earth note 149
wild ferns lunge over & up
spread the canopy floor
buds shift across an opening
woodpecker alone hides
green silence falls
to rapid staccato
--- e b bortz
an end to angst
the most elusive
promise to myself
will join forsythia
freeing all prisoners
--- e b bortz
(published in opednews.com, April 24, 2011)
[Maybe it was my passport renewal application...or maybe because it's Earth Day...I've decided with some uneasiness to republish this old story. It was first published in 1993 in my early collection of poems and stories, Voices of a Wanderer.
Email ebbortz at gmail dot com if you're interested in getting a copy of the book.]
by e b bortz
I didn't feel like a foreigner landing in Surat Thani, Thailand. The bus ride from the airport through rivers of flooded roadways, tropical heat, and grassy isolated hamlets was a shock, but for some odd reason, I didn't feel like an outsider.
Maybe there was a connection between those clumps of farmers and water buffalo teetering at the edge of isolated patches of high ground that I saw from the bus window, and my own predicament at age forty-one. Maybe this was the time and place for me to break out of my own isolation.
The work on the power plant project which brought me to Thailand offered unique technical challenges as I buried myself into the tasks at hand. Designing, testing, and debugging computer-based control systems, particularly on-site, has a way of twisting your brain in a knot, pressing you to your mental and physical limits. It made the short periods of time away from the job precious episodes of complete escape.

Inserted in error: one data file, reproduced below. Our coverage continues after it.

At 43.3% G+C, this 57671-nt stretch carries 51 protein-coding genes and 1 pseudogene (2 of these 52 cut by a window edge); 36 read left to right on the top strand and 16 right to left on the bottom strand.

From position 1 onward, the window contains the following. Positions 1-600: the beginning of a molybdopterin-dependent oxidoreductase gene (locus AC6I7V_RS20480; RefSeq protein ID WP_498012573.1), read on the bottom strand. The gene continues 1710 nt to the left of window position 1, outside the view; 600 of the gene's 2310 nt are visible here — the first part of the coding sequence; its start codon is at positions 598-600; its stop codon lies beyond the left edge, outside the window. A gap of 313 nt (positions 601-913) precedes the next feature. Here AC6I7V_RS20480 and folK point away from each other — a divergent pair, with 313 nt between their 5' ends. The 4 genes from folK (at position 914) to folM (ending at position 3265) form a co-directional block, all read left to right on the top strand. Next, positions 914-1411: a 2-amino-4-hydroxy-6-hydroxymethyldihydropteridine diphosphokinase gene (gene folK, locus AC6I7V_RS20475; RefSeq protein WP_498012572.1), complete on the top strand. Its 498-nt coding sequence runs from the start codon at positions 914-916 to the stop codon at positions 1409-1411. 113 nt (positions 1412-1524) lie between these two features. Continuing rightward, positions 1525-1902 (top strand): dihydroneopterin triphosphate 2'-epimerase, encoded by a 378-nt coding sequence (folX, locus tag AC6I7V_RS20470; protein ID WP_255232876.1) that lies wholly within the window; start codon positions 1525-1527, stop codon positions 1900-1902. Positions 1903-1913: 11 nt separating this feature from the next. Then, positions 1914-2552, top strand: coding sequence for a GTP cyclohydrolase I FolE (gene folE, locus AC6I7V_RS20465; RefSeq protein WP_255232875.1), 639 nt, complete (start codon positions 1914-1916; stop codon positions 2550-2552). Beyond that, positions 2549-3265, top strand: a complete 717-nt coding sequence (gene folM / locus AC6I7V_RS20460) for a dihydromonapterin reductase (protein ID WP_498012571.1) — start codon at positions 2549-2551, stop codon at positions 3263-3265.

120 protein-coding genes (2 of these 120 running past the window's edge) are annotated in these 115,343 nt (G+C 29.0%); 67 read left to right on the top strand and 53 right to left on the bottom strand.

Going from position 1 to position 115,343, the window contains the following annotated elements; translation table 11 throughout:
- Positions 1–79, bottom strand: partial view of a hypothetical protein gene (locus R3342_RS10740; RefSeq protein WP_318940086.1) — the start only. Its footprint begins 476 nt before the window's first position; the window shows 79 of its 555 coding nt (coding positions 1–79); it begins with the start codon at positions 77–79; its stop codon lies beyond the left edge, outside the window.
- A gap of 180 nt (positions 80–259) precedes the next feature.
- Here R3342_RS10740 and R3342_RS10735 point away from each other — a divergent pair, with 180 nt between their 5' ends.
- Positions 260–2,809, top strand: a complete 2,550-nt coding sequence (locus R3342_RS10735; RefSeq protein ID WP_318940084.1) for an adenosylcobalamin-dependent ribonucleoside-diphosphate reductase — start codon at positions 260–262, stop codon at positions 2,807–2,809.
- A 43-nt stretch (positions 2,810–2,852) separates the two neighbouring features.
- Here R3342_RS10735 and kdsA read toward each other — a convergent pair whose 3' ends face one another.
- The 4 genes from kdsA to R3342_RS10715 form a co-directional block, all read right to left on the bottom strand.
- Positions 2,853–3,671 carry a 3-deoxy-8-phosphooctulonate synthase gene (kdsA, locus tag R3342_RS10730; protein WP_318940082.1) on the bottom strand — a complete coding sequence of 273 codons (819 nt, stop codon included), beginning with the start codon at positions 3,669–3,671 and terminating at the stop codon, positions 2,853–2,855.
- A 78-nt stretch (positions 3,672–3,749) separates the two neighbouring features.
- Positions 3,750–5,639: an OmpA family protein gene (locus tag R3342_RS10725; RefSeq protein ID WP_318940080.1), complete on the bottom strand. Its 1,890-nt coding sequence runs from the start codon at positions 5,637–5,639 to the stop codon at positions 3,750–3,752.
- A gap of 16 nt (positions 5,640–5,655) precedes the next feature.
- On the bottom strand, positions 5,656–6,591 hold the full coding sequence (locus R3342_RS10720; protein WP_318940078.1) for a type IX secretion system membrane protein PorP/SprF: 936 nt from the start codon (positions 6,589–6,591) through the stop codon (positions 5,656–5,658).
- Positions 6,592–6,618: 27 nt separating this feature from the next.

My days off were spent cranking out as many kilometers as my bicycle would take me. Every turn in the road seemed to bring me to another spectacular bluff overlooking a strip of palm-lined beach, or another remote river hamlet lined with men, women, and children fishing, washing, and swimming away the hot afternoons. The vibrancy of the land and the people sparked my sense of adventure and compassion for my surroundings. There was no way I would settle into the mediocrity and arrogance of expatriate hotel life.
It was a hot Sunday afternoon as I cycled across a muddy, slow moving river in the Chaiya district north of Surat Thani. A noisy group of teenagers were carrying on a lively game of water tag as a voice darted out over the water.
"Hello. Tarn yoo tee nai?" Where do you live one of them yelled as he treaded water near the bridge.
As I stopped and got off my bike, the natural sun-baked young faces, one by one, emerged from the river to see who the stranger was.
"Surat Thani," I answered and proceeded to tell them I was on my way to Thachana, a small beach town to the north.
It was clear that the group was puzzled but curious by my presence: appearance, language, age, bike, destination, even the secondary route I had decided to use to avoid traffic. But I was equally anxious to find out about life in this remote river hamlet with its wooden stilt houses hugging the winding, silty riverbank.
We mixed our Thai and English phrases until heads nodded with acknowledgment as they told me about the road getting very rough just up ahead. So when I was invited by a sixteen-year-old boy named Chang to go down to his family's house and relax for a few minutes before moving on, I gladly accepted.